Complaints commission completes Knipstrom review

A final report by the Commission for Public Complaints Against the RCMP (CPC) finds no fault with the way Chilliwack officers responded to and eventually Tasered a Chilliwack man who died following the 2007 incident.

A final report by the Commission for Public Complaints Against the RCMP (CPC) finds no fault with the way Chilliwack officers responded to and eventually Tasered a Chilliwack man who died following the 2007 incident.

But the CPC criticized the 21 months it took the RCMP to respond to its Nov. 25, 2009 interim report.

“In the view of the CPC, that delay was neither appropriate nor necessary, nor has it been explained,” the authors of the report said in a statement released last week.

“Historically, there have been lengthy delays in the provision of the (RCMP) Commissioner’s response to the CPC’s interim reports,” a CPC spokesman told The Progress.

“At the end of August, the Commission was awaiting 48 responses from the RCMP Commissioner, 31 of which had been outstanding for more than six months,” he said.

A coroner’s inquest in 2009 found that the use of Tasers had little, if anything, to do with the death of Robert Knipstrom, who was in the throes of “excited delirium” brought on by the use of Ecstasy resulting in a psychotic state characterized by extra-ordinary strength and resistance to pain.

Knipstrom, 36, died in hospital five days after the violent confrontation with RCMP officers in which he was Tasered at least five times, pepper-sprayed and struck with a metal baton on Nov. 19, 2007.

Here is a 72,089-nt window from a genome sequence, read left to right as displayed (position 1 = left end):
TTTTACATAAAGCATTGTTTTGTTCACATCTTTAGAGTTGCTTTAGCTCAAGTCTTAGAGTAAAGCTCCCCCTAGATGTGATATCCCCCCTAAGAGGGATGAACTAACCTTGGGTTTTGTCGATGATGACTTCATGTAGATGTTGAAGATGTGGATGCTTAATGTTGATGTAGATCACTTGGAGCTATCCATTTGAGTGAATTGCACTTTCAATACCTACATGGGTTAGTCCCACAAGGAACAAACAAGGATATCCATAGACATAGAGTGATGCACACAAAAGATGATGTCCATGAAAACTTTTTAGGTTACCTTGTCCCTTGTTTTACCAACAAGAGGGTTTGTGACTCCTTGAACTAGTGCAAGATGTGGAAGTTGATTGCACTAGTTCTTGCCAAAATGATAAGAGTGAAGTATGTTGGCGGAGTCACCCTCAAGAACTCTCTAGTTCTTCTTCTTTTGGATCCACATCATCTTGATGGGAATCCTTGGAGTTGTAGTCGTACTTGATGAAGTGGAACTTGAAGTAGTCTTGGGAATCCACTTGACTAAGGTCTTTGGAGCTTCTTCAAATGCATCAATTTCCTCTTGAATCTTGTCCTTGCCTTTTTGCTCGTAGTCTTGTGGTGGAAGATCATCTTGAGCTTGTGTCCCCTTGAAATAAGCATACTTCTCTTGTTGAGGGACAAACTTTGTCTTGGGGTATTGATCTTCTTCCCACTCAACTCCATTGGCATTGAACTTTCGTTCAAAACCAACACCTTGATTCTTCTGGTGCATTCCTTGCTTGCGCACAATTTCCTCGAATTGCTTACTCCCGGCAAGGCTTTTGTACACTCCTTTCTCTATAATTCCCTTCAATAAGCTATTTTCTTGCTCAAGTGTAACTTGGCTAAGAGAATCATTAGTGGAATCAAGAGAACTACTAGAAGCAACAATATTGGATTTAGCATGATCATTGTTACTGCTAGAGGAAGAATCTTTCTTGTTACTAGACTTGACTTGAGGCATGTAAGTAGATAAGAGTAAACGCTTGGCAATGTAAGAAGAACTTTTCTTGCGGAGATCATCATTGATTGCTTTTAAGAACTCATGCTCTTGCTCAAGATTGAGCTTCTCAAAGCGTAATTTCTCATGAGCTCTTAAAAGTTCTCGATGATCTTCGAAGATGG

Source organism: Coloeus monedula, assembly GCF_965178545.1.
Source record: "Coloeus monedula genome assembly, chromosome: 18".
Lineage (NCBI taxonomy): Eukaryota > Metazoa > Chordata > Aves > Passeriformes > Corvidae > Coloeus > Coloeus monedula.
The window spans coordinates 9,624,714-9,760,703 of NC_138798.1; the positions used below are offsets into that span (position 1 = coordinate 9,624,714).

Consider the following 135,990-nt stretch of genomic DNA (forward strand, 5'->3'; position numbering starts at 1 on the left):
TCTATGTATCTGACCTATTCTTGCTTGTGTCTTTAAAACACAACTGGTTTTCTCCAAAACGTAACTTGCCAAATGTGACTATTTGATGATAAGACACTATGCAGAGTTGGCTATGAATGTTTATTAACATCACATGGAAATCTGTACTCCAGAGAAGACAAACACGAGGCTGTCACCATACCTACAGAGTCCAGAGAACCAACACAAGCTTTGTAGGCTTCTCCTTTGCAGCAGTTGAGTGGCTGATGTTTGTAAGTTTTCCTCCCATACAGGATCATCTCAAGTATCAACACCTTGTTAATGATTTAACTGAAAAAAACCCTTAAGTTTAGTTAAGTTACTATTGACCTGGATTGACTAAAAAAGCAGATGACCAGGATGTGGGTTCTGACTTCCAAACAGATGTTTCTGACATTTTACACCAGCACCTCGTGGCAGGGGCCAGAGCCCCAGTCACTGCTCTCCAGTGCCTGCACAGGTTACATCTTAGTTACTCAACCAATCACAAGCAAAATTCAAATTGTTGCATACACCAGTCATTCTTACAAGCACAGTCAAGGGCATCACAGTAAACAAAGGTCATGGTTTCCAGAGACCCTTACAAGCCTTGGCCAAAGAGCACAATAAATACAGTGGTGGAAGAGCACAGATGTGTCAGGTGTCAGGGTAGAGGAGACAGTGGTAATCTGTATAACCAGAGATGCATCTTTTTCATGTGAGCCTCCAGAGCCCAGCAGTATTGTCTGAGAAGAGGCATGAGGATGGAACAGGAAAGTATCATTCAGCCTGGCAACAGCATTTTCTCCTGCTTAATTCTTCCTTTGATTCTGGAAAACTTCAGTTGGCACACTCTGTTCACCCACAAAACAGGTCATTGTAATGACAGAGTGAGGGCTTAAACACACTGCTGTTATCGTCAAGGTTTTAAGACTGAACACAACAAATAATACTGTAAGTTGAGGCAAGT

The police use of Tasers, in light of the death of Polish immigrant Robert Dziekanski a month earlier at Vancouver International Airport, raised immediate questions about Knipstrom’s death.

But the CPC found the use of Taser’s in Knipstrom’s case was “reasonable in the circumstances” and made 27 additional findings and four recommendations in its final report.

The RCMP accepted all but two of the CPC’s findings and agreed with all but one of the CPC’s recommendations.

The RCMP Commissioner did not agree with the finding that it was “inappropriate” for officers involved in an incident to be interviewed by members of the same or lower rank, or with the recommendation that a staff relations representative should officially attend such incidents to protect members’ “welfare, dignity and operational effectiveness.”

RCMP officers interviewing members involved in the Knipstrom incident were not always superior in rank, and in some cases conducted interviews alone, instead of by a two-member team.

But the CPC spokesman said those areas of disagreement have since been addressed by new RCMP policies.

rfreeman@theprogress.com

twitter.com/paperboy2